Ever since the summer of 1944, when over a million Allied soldiers invaded Normandy by land, sea and air, countless books and films have celebrated the joys of liberation. Photographs taken at the time show American GIs kissing pretty, laughing French girls and handing out chewing gum to appreciative children. The reality, as Mary Louise Roberts describes it, was awkwardly different.
The Allies did not arrive in France unannounced. In order to confuse the Germans about the precise location of the landings, there had been days of intensive bombing all over the country. Along the Normandy coast, precision bombing being anything but precise, houses had been destroyed, villages flattened and animals slaughtered in their thousands, their carcasses left rotting and stinking in the fields. The landings themselves brought more devastation: during the first two days 3,000 Frenchmen were killed, equalling the number of Allied deaths.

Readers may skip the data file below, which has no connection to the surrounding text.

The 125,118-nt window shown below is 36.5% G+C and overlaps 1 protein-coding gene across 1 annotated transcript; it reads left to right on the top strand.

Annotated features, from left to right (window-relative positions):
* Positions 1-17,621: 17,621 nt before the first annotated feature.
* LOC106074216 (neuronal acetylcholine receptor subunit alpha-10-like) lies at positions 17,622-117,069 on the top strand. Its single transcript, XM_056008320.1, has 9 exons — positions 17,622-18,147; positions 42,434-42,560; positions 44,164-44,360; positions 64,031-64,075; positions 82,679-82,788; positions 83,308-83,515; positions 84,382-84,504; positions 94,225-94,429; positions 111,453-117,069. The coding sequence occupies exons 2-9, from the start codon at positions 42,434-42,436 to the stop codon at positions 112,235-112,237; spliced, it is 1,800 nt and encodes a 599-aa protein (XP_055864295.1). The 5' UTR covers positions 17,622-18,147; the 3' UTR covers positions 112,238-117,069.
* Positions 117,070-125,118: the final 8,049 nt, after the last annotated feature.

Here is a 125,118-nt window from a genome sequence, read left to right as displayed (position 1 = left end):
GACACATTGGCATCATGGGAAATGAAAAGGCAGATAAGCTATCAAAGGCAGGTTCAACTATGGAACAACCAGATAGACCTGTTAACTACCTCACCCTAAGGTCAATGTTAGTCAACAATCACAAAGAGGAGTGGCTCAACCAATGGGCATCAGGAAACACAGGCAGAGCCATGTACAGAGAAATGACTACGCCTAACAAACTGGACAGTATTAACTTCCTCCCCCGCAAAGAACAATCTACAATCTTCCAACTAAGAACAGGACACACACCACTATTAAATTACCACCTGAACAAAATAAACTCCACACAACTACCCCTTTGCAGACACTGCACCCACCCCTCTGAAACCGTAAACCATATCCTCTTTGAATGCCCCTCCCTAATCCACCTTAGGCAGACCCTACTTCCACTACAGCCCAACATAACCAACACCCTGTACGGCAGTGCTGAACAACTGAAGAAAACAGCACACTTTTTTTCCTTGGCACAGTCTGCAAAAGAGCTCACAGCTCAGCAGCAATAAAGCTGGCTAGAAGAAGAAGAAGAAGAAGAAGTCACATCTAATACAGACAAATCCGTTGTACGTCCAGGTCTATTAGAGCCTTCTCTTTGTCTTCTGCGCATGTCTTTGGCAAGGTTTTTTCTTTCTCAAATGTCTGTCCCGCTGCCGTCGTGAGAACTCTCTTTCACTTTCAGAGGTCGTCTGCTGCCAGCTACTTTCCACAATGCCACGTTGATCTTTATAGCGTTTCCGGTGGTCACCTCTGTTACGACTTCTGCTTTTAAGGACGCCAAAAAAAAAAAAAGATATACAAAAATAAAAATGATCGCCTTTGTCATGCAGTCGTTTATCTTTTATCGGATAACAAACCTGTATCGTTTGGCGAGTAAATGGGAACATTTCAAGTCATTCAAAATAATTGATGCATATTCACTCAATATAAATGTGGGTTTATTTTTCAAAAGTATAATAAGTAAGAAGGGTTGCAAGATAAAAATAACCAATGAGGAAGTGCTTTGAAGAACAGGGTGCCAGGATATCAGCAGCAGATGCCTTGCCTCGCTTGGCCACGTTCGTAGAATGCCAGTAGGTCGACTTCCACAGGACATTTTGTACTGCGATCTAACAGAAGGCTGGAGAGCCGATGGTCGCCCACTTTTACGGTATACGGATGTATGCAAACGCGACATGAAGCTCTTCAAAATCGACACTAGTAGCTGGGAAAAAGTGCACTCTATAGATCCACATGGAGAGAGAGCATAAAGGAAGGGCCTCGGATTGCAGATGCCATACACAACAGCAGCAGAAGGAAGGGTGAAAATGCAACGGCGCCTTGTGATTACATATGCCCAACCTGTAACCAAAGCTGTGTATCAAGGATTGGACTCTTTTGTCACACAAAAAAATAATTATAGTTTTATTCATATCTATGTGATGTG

Although eager to help, the terrified Normans were appalled by their large, demanding, gung-ho liberators, who spoke no French, helped themselves to anything they wanted, killed small children by driving their jeeps too fast and created a huge amount of noise and mayhem. ‘Nothing’, as the French writer Georges Duhamel